Another consideration is the type of coolant required by the laser. Most standard-model chillers can handle ordinary distilled or tap water as a coolant. Additives include algaecide to prevent algae growth, and/or ethylene glycol to prevent corrosion and lower the freezing point of the fluid. Some lasers require deionized (DI) water, which can be very aggressive toward many materials. If this is the case, the chiller must have only DI-compatible materials in contact with the coolant, and it should be equipped with a deionization cartridge to maintain the required resistivity level.

The proper pump for a chiller depends on required coolant flow rate and pressure for cooling the laser. Laser vendors usually specify flow rates in liters (or gallons) per minute, and delivery pressure in bars or pounds per square inch, such as 1 L/min at 1.5 bars. Most manufacturers of chillers offer a variety of pump options. A positive displacement pump produces the same flow rate regardless of the system pressure drop. A centrifugal pump is pressure-dependent and will produce a higher flow rate at lower pressures. And a turbine pump is similar to a centrifugal pump but is ideal for applications with a large pressure drop. Some pumps have longer operating lives than others. Chiller vendors can assist in the selection of the right pump for the application. If the pressure or flow rate of available pumps is not low enough, the chiller vendor should provide an optional flow bypass loop. Plumbed in parallel with the laser, the bypass loop allows the unneeded flow to bypass the laser.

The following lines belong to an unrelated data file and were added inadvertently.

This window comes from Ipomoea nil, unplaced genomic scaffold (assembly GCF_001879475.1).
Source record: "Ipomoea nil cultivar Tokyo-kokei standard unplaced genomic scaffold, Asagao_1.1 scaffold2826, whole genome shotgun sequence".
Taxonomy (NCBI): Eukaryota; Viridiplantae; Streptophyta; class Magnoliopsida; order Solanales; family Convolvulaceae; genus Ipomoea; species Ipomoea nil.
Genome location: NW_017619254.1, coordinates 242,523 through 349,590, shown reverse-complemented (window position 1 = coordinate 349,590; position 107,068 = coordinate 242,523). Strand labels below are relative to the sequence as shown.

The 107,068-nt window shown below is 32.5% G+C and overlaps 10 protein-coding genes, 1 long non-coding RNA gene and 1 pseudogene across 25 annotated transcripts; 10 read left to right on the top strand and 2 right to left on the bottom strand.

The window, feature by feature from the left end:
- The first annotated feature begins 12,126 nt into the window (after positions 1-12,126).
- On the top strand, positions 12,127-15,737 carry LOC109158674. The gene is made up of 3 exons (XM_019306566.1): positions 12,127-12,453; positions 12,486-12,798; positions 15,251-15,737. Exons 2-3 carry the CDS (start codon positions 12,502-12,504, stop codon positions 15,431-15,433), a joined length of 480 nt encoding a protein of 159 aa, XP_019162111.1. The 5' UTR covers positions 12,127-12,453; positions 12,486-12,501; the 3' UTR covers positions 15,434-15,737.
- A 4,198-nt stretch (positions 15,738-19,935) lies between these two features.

Some lasers specify precise coolant temperature and temperature stability. The chiller vendor will provide the temperature stability of the coolant as it leaves the chiller. For smaller chillers, the standard temperature control is ±0.1°C, while in larger chillers it is typically ±0.5°C.

Optional features

Many safety, control, and convenience features should be considered to ensure the best performance of the laser. Most chillers offer optional protection features to safeguard lasers and guarantee that they receive a consistent, reliable, coolant flow. Since the cost of such features is very small compared to the initial cost of the laser and losses due to downtime, it makes sense to incorporate them in the purchase of a chiller.

Communications features, for example, allow the chiller to be connected to a computer. Interfaces such as RS-232 enable remote start-up and power-down of the chiller from a computer. With this kind of interface, it is also possible to remotely monitor and change parameters such as the temperature setpoint, actual coolant temperature, coolant pressure, and fault conditions. Furthermore, it is possible to track conditions, such as declining coolant pressure, that forewarn of potential problems in the chiller's operation.

High/low temperature alarms and shutoff help prevent damage from coolant that is too hot or too cold. A visual display, audible alarm, or a computer (if RS-232 interface is used) signals the fault. Low-flow alarms and shutoff protect both chiller and laser from frozen coolant. These features are critical because if the coolant freezes, it will expand and may cause the evaporator (the component in which the coolant is chilled) to crack, possibly resulting in extensive repairs. This and other causes, such as a kinked hose, can cause low flow that can harm the laser and impair its function. Low coolant-level alarms and shutoff protect the laser from coolant loss due to evaporation or leaks.